New, Stable Rare Gas Molecules Predicted!

Victoria Wilton is a guest web-writer for PCCP. She is currently studying for a PhD at the University of Nottingham, UK.

It’s no secret that I find rare gas chemistry very exciting, so when I came across this article by Jien-Lian Chen et al. I knew immediately that it would form the subject of my next blog post. The group, based in Taiwan, have performed calculations that predict a new series of rare gas molecules. Whilst this is, in itself, an exciting achievement, what really grabbed me was that they predict these molecules to be relatively stable – stable enough to be detected experimentally.

As far as I am aware, that is the holy grail of theoretical rare gas chemistry, as there is still very little experimental data on molecules of this kind. The group’s calculations were rigorous, comparing a variety of high-level computational methods and finding good agreement between them. They predicted the strength of the bonds to be significant, and examined the most likely unimolecular dissociation pathways and found sizable barriers to each of them for this class of molecule. All this adds up to a real possibility for generating some new, experimental rare gas data.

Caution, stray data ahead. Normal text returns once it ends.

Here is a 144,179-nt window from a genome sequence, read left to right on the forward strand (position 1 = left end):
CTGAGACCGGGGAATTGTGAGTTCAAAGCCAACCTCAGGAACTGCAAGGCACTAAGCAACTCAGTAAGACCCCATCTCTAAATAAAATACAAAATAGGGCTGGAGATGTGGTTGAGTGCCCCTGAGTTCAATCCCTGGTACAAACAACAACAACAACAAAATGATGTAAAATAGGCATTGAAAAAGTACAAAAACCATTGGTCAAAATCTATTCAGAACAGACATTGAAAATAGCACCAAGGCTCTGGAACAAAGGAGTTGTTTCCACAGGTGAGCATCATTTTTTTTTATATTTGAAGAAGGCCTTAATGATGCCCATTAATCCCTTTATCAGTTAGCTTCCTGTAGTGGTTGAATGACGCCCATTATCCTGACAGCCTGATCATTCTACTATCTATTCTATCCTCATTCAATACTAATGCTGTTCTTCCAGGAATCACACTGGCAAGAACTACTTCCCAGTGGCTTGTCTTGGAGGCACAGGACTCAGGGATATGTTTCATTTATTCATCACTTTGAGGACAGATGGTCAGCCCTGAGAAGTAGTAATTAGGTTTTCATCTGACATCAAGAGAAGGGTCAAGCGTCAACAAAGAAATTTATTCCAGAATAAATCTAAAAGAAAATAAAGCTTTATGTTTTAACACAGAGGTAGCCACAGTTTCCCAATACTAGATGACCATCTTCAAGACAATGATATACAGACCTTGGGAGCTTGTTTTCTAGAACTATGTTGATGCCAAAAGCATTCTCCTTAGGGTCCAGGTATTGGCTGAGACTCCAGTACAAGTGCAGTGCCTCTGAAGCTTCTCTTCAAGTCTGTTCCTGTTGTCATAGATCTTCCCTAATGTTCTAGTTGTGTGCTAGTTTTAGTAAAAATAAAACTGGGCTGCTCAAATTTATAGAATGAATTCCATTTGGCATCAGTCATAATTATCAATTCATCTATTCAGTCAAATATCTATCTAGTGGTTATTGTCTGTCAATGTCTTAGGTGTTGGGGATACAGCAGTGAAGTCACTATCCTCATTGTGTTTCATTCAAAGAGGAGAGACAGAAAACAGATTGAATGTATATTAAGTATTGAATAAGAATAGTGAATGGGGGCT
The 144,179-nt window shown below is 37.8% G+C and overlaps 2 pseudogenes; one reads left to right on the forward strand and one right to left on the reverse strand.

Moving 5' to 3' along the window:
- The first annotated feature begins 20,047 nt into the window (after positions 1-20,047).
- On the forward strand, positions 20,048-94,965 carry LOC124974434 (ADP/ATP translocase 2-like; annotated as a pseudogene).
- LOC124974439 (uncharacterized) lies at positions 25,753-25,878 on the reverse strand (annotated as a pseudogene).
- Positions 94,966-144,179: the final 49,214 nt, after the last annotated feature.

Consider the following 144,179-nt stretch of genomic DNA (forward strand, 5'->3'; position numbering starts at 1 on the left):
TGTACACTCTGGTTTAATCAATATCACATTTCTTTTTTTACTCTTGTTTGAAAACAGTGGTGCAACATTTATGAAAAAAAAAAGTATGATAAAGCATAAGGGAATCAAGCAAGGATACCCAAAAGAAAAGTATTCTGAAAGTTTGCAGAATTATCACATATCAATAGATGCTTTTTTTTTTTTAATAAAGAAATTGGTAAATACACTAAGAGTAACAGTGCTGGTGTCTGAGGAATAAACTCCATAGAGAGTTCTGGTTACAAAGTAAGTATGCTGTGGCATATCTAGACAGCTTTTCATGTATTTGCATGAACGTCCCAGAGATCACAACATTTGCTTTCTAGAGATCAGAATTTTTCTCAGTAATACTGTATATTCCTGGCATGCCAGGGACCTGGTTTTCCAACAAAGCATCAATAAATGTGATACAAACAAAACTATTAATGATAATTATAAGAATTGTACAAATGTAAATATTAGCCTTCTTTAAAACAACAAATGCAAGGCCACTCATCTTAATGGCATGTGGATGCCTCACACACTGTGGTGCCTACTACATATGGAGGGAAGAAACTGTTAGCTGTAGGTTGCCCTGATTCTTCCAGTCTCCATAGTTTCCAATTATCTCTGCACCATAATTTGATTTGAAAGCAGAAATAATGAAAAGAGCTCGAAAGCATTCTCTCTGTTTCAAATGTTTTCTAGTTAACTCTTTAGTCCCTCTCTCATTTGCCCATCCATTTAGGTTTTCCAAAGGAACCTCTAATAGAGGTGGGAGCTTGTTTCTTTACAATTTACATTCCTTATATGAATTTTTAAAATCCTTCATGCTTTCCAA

So what are these fantastic new molecules? They take the general form F–RG–BNR, where RG can be Argon, Krypton or Xenon, and R can be quite a variety of small groups. Interestingly, they found that the stability of the molecule was largely unaffected by the identity of the R group, indicating that it may be possible to study even more of them than were covered in this investigation.

All we need now is for somebody to work out how to synthesise these molecules in a spectroscopically useful environment, and perform the experiments to confirm the theoretical predictions. Experimental spectroscopists, consider the challenge issued!

By Victoria Wilton

Read the full details of this PCCP article:

Theoretical prediction of new noble-gas molecules FNgBNR (Ng = Ar, Kr, and Xe; R = H, CH3, CCH, CHCH2, F, and OH)
Jien-Lian Chen, Chang-Yu Yang, Hsiao-Jing Lin and Wei-Ping Hu
Phys. Chem. Chem. Phys., 2013, 15, 9701-9709
DOI: 10.1039/C3CP50447F

F Ar B N H

Digg This
Reddit This
Stumble Now!
Share on Facebook
Bookmark this on Delicious
Share on LinkedIn
Bookmark this on Technorati
Post on Twitter
Google Buzz (aka. Google Reader)